General Comments on the Brazilian Army’s First Participation in PANAMAX
By Dialogo August 22, 2013
Over 160 members of the security and military forces from 19 countries participated in PANAMAX 2013, held at the U.S. Southern Command (SOUTHCOM) headquarters, between August 12 and 16. But there was something new among the participants this year: soldiers from the Brazilian Army. Traditionally only officers from the Brazilian Navy participated in this joint military exercise.
To better explain the participation of the Brazilian ground force in this important multinational annual exercise, sponsored by the U.S., Diálogo spoke with Major General José Eduardo Pereira, commander of the 11th Light Infantry Brigade, located in Campinas (São Paulo state), who has been assigned the mission of supporting and preparing the next contingent to join the international peacekeeping force MINUSTAH –created by the UN in Haiti in 2004– in November.
Diálogo: Major General José Eduardo, how did the invitation for the Brazilian Army to participate in PANAMAX for the first time this year come to be?
Major General José Eduardo Pereira: Our participation in the operation is the result of a fairly lengthy process. Initially, the Defense Staff holds meetings known as Staff Talks. The Defense Staff holds their annual meetings either here or in the United States. During the meeting there is an exchange of information to determine what Brazil wants to do here in the United States and what they want to do in Brazil, as far as courses and exchange programs. In other words, this is where the interests and availabilities of both the Brazilian Army and the U.S. Army are discussed. This is always done one year prior, but last year the U.S. Army invited Brazil to participate in PANAMAX 2013. The Brazilian Army, until this year, had never participated, had never had the opportunity.
Diálogo: Is it because this exercise is more focused on the naval area?
Maj. Gen. José Eduardo: Not really. The maritime area is an important part of this exercise’s operations, but the ground, aerial, and space areas are also very important. Brazil, for some particular reason, has not had the opportunity to participate, but last year an invitation was extended and the Army command accepted. In Brazil, the Ground Operations Command chose São Paulo’s Army Division, the 2nd Army Division, to select and prepare the team to participate in this exercise. The current commander of the Second Division, General Floriano Peixoto, made the selections and issued the directions for preparation of the Brazilian Army soldiers who joined this assignment.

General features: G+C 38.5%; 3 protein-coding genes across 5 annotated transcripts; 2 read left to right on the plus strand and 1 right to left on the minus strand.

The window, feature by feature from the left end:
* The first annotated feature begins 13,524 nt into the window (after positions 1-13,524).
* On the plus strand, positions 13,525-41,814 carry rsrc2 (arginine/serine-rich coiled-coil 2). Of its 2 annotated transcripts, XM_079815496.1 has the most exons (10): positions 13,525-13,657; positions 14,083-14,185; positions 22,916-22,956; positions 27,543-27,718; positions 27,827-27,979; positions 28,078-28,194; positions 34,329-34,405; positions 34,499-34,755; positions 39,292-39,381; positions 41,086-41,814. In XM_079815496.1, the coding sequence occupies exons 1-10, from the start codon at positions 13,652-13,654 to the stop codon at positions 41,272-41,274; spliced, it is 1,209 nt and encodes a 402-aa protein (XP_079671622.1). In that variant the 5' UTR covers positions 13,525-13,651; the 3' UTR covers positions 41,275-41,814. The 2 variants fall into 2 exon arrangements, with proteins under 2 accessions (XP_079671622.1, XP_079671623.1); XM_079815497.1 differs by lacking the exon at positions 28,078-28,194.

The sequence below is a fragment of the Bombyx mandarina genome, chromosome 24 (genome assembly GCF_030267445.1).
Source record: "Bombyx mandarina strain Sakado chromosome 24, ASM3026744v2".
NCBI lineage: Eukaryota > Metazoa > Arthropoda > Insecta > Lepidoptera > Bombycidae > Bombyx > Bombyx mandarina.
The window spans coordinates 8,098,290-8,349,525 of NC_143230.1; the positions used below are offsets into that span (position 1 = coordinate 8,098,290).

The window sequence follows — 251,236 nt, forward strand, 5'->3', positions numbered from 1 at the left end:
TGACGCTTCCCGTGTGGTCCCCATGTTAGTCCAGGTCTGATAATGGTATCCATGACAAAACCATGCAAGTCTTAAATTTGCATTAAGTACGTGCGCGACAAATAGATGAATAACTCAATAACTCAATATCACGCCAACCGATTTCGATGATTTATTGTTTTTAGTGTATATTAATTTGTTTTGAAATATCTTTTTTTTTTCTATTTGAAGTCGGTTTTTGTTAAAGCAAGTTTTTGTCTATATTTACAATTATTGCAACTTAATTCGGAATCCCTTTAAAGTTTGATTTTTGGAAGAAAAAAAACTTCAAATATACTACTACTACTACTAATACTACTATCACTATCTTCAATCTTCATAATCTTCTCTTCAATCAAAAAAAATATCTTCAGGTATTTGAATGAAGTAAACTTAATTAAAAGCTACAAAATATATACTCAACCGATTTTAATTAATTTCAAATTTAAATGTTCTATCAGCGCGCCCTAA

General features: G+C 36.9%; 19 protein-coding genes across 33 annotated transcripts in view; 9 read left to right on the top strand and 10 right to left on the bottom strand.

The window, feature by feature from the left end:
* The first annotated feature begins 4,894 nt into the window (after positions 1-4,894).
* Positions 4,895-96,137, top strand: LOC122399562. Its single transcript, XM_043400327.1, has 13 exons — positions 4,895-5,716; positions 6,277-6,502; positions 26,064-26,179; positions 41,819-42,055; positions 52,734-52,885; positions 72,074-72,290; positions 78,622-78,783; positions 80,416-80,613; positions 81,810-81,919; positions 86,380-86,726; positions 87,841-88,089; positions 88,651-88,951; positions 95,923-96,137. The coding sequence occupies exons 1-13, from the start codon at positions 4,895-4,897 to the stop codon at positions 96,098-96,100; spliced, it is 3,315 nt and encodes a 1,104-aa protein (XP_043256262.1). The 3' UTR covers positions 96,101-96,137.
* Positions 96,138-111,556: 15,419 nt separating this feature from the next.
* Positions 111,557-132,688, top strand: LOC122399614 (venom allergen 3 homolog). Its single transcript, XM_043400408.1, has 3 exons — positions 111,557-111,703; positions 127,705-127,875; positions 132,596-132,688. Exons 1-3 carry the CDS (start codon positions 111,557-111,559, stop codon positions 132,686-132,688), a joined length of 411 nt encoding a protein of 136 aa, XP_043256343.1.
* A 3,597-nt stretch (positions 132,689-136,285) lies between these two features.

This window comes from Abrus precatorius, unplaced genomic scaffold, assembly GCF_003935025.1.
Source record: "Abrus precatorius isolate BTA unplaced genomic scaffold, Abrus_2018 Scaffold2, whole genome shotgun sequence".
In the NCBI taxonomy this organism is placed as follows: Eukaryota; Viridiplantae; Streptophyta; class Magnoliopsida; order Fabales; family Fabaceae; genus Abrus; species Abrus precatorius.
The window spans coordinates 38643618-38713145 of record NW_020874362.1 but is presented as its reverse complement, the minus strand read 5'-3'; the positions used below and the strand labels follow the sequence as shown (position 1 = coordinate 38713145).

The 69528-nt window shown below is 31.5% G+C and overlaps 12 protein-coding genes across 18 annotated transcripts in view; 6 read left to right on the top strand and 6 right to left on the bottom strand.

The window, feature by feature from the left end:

Diálogo: The participation of sergeants was another novelty, correct?
Maj. Gen. José Eduardo: This was a very important decision for us because officers are chosen to participate in the majority of these planning missions. The sergeants’ participation is very important to us because their career experience and knowledge is also helpful. We have never had the opportunity to bring sergeants to participate in an exercise like this. General Floriano Peixoto’s decision to select sergeants has contributed to the diversity of our team and complemented it well, as well as helping increase the value of sergeant participation in this kind of professional activity. I personally saw a very good performance from our team, especially the sergeants. I am very glad to see our members performing their activities with great dedication. It is important to point out that we tarined in São Paulo, coordinated by the 2nd Army Division, which was very appropriate, and we are seeing the results here now. Because of that, both the officers and the sergeants are performing their functions very well.
Diálogo: Is there a real exchange of information and intelligence in an exercise like this?
Maj. Gen. José Eduardo: The exercise takes place in a fictitious environment. The situation we face has been made up. Therefore, most of the intelligence data is not real; it was created for the scenario. A good take away is learning how to work with our comrades from abroad and about the way they work. During the preparation in Brazil, U.S. soldiers and soldiers from other armies went to São Paulo for a week and we trained on how to use the U.S. methodology and planning. We had the opportunity to learn this methodology and to practice many phases.
Diálogo: The U.S. government reduced the budget for the Department of Defense, which affected some military joint exercises. From your experience, even though it was your first time, did you notice any changes?
Maj. Gen. José Eduardo: No changes. I would like to take this opportunity to thank the Southern Command and their component commands, for the way we were welcomed here in Miami. The reception and hospitality were excellent. We had very good administrative support and must express our thanks for everyone’s thoughtfulness and friendliness. I only have positive things to say. If the budget was indeed reduced, the reduction was not felt by our team during this exercise.
Diálogo: Would you like to add anything else?
Maj. Gen. José Eduardo: As commander of the ground portion of this operation, I would like to mention that the main goal of our presence here, which is to establish a professional and personal relationship between the participating members from all countries, has been fulfilled. We are creating a communication channel, which, in the future, will generate trust and credibility in any type of relationship, whether in military or humanitarian assistance activities. The greatest benefit for us here is that we get to know people and build strong links of mutual trust between participating countries. There are nineteen countries involved, and the Brazilian Army has 41 soldiers. It has been a true pleasure to participate in PANAMAX 2013.
How do Brazil's armed forces see the catastrophic political situation that we are going through?